- Unsurprisingly, none of the existing WiMax devices will be compatible with the LTE network - a software upgrade wouldn't magically make them compatible - a new radio is needed.
The Bay Area
- In the Bay Area, where I was complaining about ultra-low speeds, Network Vision is not scheduled yet, but emergency capacity upgrades (they called it adding an EV-DO carrier) to a series of towers are planned ahead of that.
- From what I gathered, most towers in the area operate using 2 voice carriers and 1 EV-DO carrier.
- Specifically, I gave the tech 3 areas where I had measly speeds and latency; he went into the system, looked at usage levels for those towers, and found that while they were rated to operate normally at 5-8k EV-DO connections, those towers had anywhere from 10k to 18k connections. You can see how that could be problematic. The Now Network is almost bursting at the seams.
- Apparently, all the towers in the areas that I reported (San Francisco around City College, a stretch from Millbrae to Hayward Park, and Palo Alto to Mountain View) are scheduled to receive capacity upgrades on October 31st, with another week or so for them to become fully operational. These capacity upgrades consist of adding a single additional EV-DO carrier to increase throughput.
- In my case, there was no point to send a field tech to those locations - the problem was already apparent, my speed test screenshots that I emailed TRV Escalations showed it quite clearly, and upgrades were scheduled. We'll see what happens when and if they're completed - I'm not holding my breath just yet.
- More tower upgrades are scheduled in the Bay Area in December 2011 and next year in addition to October 2011.
And a few random facts that don't fit in above:
- Surprisingly, Sprint uses the SpeedTest.net app to run data speed tests. They don't have an in-house app or servers to do this, so they opt in to use a pretty much de-facto standard. Outside of a few bugs after the LTE network was released, the Speedtest app has been reliable, especially in diagnosing slow connection issues.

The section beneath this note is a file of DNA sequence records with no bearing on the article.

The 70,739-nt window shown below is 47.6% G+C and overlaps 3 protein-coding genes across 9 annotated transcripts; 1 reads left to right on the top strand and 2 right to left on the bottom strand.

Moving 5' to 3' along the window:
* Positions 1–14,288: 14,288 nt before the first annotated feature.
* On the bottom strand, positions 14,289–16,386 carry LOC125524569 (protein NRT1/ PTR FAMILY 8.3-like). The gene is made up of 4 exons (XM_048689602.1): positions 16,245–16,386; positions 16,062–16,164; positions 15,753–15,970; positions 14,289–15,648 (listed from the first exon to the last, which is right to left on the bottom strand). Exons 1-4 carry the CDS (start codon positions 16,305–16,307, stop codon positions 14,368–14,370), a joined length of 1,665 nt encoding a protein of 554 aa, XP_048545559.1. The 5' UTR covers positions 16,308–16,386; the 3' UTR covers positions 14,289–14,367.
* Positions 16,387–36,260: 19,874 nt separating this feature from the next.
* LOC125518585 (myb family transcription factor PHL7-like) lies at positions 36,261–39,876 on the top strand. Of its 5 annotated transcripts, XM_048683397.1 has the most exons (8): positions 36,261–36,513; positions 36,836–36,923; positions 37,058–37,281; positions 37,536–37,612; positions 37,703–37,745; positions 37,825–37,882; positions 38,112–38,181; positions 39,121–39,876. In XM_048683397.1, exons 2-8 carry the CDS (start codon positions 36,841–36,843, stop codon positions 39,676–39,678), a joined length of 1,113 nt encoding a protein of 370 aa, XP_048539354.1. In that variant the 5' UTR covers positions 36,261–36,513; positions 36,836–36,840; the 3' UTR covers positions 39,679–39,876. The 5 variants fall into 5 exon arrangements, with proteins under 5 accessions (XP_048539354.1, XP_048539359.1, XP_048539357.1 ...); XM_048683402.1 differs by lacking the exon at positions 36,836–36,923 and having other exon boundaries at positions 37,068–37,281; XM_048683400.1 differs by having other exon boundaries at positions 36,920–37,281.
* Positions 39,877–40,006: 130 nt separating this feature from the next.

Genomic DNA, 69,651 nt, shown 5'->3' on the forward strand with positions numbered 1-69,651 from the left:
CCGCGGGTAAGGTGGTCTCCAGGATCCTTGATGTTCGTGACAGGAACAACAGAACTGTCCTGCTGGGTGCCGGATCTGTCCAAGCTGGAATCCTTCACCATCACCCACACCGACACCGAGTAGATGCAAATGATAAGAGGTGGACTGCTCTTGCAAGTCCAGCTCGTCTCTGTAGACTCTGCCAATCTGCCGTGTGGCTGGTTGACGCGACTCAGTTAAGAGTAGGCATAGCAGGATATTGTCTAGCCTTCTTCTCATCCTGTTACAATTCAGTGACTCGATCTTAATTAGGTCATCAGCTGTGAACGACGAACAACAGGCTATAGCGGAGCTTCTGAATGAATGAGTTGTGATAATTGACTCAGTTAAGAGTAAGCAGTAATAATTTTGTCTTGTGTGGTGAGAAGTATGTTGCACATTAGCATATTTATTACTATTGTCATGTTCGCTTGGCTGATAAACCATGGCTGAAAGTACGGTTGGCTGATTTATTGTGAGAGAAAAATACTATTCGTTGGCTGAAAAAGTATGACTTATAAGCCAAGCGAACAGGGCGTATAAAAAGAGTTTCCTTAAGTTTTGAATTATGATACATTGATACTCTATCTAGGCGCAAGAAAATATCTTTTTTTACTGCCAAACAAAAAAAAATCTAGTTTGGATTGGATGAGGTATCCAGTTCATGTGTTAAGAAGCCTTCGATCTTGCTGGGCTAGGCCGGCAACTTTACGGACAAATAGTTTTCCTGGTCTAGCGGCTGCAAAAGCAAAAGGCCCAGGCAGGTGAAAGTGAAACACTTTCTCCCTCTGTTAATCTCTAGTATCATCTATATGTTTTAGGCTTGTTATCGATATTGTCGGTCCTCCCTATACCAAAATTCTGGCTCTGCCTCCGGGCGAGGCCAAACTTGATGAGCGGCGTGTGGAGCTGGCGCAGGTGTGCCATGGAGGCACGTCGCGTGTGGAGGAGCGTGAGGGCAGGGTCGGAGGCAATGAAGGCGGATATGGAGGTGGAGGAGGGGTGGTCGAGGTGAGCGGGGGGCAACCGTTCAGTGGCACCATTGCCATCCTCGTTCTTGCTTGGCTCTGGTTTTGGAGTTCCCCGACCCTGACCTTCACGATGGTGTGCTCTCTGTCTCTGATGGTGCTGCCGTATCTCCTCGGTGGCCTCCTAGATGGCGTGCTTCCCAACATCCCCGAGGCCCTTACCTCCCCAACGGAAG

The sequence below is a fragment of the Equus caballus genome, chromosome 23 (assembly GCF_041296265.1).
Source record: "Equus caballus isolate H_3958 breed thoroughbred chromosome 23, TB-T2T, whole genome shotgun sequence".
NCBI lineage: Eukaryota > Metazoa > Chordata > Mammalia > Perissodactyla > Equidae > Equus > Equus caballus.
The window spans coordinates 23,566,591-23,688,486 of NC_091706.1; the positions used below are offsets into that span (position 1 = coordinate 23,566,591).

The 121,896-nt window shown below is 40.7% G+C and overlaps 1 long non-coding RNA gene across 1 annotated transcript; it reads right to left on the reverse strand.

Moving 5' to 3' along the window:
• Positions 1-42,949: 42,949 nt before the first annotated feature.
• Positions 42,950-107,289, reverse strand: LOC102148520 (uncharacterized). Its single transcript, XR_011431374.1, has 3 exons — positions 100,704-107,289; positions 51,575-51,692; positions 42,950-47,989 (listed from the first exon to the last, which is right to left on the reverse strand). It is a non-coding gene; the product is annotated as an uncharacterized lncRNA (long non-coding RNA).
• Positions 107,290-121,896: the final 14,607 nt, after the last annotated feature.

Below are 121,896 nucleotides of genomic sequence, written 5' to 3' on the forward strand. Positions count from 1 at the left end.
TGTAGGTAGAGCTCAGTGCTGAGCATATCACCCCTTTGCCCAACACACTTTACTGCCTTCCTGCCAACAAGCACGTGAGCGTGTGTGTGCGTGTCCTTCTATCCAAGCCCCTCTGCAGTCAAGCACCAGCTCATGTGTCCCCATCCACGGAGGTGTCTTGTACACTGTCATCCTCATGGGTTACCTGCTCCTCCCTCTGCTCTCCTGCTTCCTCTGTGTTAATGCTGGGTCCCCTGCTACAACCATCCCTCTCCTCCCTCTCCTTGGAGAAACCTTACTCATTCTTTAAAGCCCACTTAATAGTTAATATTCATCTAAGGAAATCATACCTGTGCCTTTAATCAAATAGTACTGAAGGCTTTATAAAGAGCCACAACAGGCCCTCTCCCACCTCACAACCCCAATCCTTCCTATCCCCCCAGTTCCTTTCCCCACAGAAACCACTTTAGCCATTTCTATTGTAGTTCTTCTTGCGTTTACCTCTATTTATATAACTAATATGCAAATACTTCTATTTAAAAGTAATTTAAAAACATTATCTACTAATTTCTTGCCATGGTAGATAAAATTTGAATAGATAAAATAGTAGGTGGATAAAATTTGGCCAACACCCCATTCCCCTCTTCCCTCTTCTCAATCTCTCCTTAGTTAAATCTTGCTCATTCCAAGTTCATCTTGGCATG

- There are no known plans to upgrade any existing or future devices to EV-DO Rev.B which would improve certain aspects quite a bit, such as bandwidth, latency, power efficiency, and interference (to me, this sounds like a great standard to move to for 3G, doesn't it, Sprint?)
- The techs can't pull up historical data speeds or monitor them on demand using some in-house app (that would help a lot, in my opinion) - they need screenshots of speed tests and debug data off the phones at the time signal is bad.
- I suggested a system that would show a map of network upgrades for customers to see that something - anything - is being done to fix the network. Just knowing that there's activity would alleviate concerns. For example, there were no 4G updates from Sprint for almost a year, making people unhappy/not confident in the network's future. I realize such a system is my wishful thinking, as Sprint would rather prefer to not disclose it has problems and where they are, so I don't think it'll ever materialize.
- Late addition: Forgot to mention this earlier. I brought up the fact that every single Android phone I've tried with Sprint doesn't show when 3G goes to 1x (which oftentimes explains slow data). The phone's reception indicator simply continues to show 3G. It was only when I moved to CyanogenMod that I saw 1x show up in the notification bar, and it was there a whole lot more often than I thought. The tech blamed Android and custom OS flavors, but I'm not buying it. I am willing to put money on the fact that Sprint specifically disabled the 1x indicator to make it seem like it had 3G everywhere.
So, as you can tell, the wheels to make the Now Network better and faster are in motion, or so Sprint tells me. After reading this message by another customer who was promised tower upgrades first by the end of July, then end of October, and now end of December, I am not holding my breath too hard. But I do think Sprint will sort this mess out and has already started doing so.
I hope my research into the matter has been helpful - don't hesitate to ask any questions or correct me if I got any of the information wrong - it was collected over a period of about a week from numerous phone conversations.